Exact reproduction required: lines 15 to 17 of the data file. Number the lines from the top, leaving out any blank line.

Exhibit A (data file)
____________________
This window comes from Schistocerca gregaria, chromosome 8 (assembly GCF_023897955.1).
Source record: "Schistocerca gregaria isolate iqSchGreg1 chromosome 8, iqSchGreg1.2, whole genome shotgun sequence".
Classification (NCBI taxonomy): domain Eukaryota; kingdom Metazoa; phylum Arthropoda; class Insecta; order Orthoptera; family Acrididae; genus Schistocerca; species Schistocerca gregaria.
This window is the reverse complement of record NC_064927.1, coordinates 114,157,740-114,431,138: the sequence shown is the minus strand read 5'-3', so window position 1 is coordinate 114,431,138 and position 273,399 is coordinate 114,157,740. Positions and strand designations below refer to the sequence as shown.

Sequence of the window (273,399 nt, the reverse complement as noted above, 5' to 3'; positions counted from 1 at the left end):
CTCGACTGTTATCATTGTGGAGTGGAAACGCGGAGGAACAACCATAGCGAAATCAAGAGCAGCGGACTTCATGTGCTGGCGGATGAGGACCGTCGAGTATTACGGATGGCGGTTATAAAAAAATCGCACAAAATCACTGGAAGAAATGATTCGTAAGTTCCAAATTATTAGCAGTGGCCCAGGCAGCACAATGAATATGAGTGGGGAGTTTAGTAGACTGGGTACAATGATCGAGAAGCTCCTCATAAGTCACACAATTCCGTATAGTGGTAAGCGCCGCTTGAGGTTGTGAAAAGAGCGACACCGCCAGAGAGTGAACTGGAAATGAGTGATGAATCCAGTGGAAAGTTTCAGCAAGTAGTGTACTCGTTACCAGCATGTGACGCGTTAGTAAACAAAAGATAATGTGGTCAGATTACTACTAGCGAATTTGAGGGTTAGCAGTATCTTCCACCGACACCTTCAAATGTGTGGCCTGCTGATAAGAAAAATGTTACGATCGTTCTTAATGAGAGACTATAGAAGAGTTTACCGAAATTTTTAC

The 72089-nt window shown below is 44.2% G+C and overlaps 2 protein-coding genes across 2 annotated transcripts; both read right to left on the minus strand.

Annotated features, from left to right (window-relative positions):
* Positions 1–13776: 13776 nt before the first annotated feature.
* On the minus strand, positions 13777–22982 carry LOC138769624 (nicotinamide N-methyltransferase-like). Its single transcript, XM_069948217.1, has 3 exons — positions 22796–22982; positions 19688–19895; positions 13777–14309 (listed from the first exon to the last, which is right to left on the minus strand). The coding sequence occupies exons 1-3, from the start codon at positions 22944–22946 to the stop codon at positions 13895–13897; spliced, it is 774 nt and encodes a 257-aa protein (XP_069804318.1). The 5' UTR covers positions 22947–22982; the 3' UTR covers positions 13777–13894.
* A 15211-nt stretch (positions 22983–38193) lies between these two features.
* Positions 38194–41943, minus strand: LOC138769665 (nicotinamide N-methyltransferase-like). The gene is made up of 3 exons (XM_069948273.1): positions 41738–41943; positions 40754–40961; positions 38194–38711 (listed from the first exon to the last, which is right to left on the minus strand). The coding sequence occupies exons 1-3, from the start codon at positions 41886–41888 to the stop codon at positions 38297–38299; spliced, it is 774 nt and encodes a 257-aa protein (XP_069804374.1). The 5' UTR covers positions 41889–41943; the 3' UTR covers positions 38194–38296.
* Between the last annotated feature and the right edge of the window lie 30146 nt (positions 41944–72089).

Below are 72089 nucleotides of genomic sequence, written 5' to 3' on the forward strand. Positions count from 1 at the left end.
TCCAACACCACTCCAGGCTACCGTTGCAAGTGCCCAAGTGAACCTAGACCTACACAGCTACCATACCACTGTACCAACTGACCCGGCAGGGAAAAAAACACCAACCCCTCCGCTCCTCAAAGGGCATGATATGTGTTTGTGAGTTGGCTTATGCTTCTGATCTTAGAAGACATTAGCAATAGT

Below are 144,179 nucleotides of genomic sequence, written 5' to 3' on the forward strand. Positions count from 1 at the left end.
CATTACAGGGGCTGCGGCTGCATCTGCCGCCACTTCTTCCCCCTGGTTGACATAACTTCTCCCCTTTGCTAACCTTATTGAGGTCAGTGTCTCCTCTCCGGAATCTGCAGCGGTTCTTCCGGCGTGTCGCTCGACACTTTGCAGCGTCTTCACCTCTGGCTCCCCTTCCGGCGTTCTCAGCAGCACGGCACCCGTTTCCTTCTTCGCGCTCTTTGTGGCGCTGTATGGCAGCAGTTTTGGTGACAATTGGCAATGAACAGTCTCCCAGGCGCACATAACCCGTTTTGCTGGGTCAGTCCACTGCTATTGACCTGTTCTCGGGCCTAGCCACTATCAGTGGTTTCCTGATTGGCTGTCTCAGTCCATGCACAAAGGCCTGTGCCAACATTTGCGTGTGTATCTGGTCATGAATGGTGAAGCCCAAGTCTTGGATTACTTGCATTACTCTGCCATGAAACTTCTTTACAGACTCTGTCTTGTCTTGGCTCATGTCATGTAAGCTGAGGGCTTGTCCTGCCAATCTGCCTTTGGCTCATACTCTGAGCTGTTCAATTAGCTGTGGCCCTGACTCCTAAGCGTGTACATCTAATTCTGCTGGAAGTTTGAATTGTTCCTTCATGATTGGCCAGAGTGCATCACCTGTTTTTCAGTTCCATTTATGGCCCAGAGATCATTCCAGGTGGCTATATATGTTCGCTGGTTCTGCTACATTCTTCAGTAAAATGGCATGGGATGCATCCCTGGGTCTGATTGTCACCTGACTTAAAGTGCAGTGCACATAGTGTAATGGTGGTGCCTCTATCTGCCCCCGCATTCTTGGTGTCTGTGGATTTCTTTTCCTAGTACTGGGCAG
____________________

TCCAACACCACTCCAGGCTACCGTTGCAAGTGCCCAAGTGAACCTAGACCTACACAGCTACCATACCACTGTACCAACTGACCCGGCAGGGAAAAAAACACCAACCCCTCCGCTCCTCAAAGGGCATGATATGTGTTTGTGAGTTGGCTTATGCTTCTGATCTTAGAAGACATTAGCAATAGT

Below are 144,179 nucleotides of genomic sequence, written 5' to 3' on the forward strand. Positions count from 1 at the left end.
CATTACAGGGGCTGCGGCTGCATCTGCCGCCACTTCTTCCCCCTGGTTGACATAACTTCTCCCCTTTGCTAACCTTATTGAGGTCAGTGTCTCCTCTCCGGAATCTGCAGCGGTTCTTCCGGCGTGTCGCTCGACACTTTGCAGCGTCTTCACCTCTGGCTCCCCTTCCGGCGTTCTCAGCAGCACGGCACCCGTTTCCTTCTTCGCGCTCTTTGTGGCGCTGTATGGCAGCAGTTTTGGTGACAATTGGCAATGAACAGTCTCCCAGGCGCACATAACCCGTTTTGCTGGGTCAGTCCACTGCTATTGACCTGTTCTCGGGCCTAGCCACTATCAGTGGTTTCCTGATTGGCTGTCTCAGTCCATGCACAAAGGCCTGTGCCAACATTTGCGTGTGTATCTGGTCATGAATGGTGAAGCCCAAGTCTTGGATTACTTGCATTACTCTGCCATGAAACTTCTTTACAGACTCTGTCTTGTCTTGGCTCATGTCATGTAAGCTGAGGGCTTGTCCTGCCAATCTGCCTTTGGCTCATACTCTGAGCTGTTCAATTAGCTGTGGCCCTGACTCCTAAGCGTGTACATCTAATTCTGCTGGAAGTTTGAATTGTTCCTTCATGATTGGCCAGAGTGCATCACCTGTTTTTCAGTTCCATTTATGGCCCAGAGATCATTCCAGGTGGCTATATATGTTCGCTGGTTCTGCTACATTCTTCAGTAAAATGGCATGGGATGCATCCCTGGGTCTGATTGTCACCTGACTTAAAGTGCAGTGCACATAGTGTAATGGTGGTGCCTCTATCTGCCCCCGCATTCTTGGTGTCTGTGGATTTCTTTTCCTAGTACTGGGCAG